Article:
آلکسیتیمیا و رضایتمندی زندگی در بیماران بهداشت و درمان اولیه
|کد مقاله||سال انتشار||مقاله انگلیسی||ترجمه فارسی||تعداد کلمات|
|31198||2007||7 صفحه PDF||سفارش دهید||محاسبه نشده|
Publisher : Elsevier - Science Direct (الزویر - ساینس دایرکت)
Journal : Psychosomatics, Volume 48, Issue 6, November–December 2007, Pages 523–529
The relationship between life satisfaction and alexithymia was studied in a sample of 229 patients as a part of a naturalistic follow-up study of depression in Finnish primary health care. The measures were the abbreviated Life Satisfaction Scale and the 20-item Toronto Alexithymia Scale. Depression was assessed by telephone with the short form of the Composite International Diagnostic Interview. Of all subjects, 19.2% were alexithymic, and 9.2% were depressed. Alexithymia was negatively associated with life satisfaction even when depression and other confounding factors were controlled for. Alexithymia is a risk factor for life dissatisfaction in primary-care patients.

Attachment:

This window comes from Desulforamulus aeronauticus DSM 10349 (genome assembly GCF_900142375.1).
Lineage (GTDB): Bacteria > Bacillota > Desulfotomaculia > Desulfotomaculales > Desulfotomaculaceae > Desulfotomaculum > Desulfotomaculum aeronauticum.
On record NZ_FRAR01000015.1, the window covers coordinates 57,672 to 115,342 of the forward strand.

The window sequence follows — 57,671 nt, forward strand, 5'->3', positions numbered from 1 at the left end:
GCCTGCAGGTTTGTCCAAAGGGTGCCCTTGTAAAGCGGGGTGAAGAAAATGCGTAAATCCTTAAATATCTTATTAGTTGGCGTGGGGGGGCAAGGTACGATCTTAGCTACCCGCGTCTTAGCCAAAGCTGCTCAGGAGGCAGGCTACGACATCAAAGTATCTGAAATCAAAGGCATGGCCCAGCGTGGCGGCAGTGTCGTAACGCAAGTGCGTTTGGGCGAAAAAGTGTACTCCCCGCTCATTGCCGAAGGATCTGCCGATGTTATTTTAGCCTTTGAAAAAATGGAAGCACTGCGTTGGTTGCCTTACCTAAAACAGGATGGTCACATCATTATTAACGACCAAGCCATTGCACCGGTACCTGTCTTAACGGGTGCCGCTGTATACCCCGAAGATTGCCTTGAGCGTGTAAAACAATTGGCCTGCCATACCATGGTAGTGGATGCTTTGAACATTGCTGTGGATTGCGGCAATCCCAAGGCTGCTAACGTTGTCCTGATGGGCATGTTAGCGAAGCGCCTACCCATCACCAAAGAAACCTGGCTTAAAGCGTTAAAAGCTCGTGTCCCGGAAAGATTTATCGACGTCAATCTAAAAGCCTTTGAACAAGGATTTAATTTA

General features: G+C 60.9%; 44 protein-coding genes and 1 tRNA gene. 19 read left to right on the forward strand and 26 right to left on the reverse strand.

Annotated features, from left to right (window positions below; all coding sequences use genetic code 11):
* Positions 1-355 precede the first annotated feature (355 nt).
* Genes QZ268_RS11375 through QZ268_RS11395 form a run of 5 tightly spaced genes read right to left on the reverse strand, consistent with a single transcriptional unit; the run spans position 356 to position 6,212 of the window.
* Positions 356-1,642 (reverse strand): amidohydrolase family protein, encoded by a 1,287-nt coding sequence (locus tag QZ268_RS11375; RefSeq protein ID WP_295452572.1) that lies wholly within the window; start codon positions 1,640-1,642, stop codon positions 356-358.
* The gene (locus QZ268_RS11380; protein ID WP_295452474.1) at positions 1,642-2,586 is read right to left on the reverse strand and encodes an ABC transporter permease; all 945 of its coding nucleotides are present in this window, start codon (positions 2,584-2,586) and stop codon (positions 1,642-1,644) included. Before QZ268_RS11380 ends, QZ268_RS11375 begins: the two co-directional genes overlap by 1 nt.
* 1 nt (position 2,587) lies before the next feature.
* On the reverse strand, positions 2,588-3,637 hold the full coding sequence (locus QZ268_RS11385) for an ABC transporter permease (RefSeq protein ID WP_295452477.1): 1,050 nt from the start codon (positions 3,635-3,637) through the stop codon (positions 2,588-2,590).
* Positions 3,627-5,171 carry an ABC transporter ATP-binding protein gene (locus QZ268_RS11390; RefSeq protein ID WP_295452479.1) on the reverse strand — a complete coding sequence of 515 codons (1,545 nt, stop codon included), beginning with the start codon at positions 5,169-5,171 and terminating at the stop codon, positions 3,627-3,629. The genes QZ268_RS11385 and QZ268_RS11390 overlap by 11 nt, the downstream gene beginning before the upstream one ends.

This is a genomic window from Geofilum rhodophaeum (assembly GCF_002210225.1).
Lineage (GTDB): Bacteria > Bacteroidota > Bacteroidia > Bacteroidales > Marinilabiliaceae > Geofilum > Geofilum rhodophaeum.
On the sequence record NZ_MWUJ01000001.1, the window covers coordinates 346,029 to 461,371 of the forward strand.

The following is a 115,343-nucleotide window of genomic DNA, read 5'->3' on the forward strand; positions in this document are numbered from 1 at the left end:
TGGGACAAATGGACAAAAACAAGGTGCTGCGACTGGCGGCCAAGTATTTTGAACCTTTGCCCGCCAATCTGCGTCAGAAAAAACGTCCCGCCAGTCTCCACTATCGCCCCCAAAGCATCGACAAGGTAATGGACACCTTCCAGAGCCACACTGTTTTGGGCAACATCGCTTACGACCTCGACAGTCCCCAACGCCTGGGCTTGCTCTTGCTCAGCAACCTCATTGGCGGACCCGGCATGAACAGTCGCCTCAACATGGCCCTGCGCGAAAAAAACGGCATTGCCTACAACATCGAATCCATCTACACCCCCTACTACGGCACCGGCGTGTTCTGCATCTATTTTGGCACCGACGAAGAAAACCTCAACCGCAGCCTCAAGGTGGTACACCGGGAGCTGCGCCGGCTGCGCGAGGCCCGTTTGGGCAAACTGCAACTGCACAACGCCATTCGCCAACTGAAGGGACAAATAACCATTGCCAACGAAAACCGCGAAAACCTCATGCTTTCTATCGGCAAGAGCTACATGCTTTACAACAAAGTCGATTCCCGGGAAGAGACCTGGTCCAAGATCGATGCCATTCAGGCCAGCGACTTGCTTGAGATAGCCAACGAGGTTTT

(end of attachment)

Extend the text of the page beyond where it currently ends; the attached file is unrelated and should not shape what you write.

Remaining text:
In the early 1970s, Sifneos1 coined the term “alexithymia.” Alexithymia means “no words for feelings,” and it refers to a personality construct characterized by impoverishment of fantasy, poor capacity for symbolic thought, and an inability to experience and verbalize emotions. It is, by definition, considered a stable personality trait.1,2 Alexithymia has been shown to be associated with several medical conditions and mental health problems, including depression.2,3 The prevalence of alexithymia in working-age populations has been shown to be about 9%–17% for men and 5%–10% for women.4., 5., 6. and 7. At the population level, alexithymia is associated with older age, male sex, lower socioeconomic status, fewer years of education, single marital status, and poorer perceived health.4., 5., 6. and 7. An association between alexithymia and dissatisfaction with life has been found in two Finnish population studies,6,8 two studies on coronary heart disease patients,9,10 and in a study of outpatients with depression.11 Le et al.12 conducted a cross-cultural study finding that life satisfaction was negatively correlated with alexithymia in American students. In a study on adjustment difficulties of expatriates, Fukunishi et al.13 found that alexithymia was associated with dissatisfaction with life abroad. In their study on emotional intelligence in a sample of general-community dwellers, Palmer et al.14 found that alexithymia correlated negatively with life satisfaction. However, in none of these studies was the main focus especially on alexithymia and life satisfaction, and no subjects were from a primary-care sample. As far as we know, there are no studies on associations between alexithymia and life satisfaction in primary healthcare patients. We analyzed these associations as a part of a naturalistic follow-up study of depression in Finnish primary care. We hypothesized that life satisfaction and alexithymia were negatively related, independently of depression.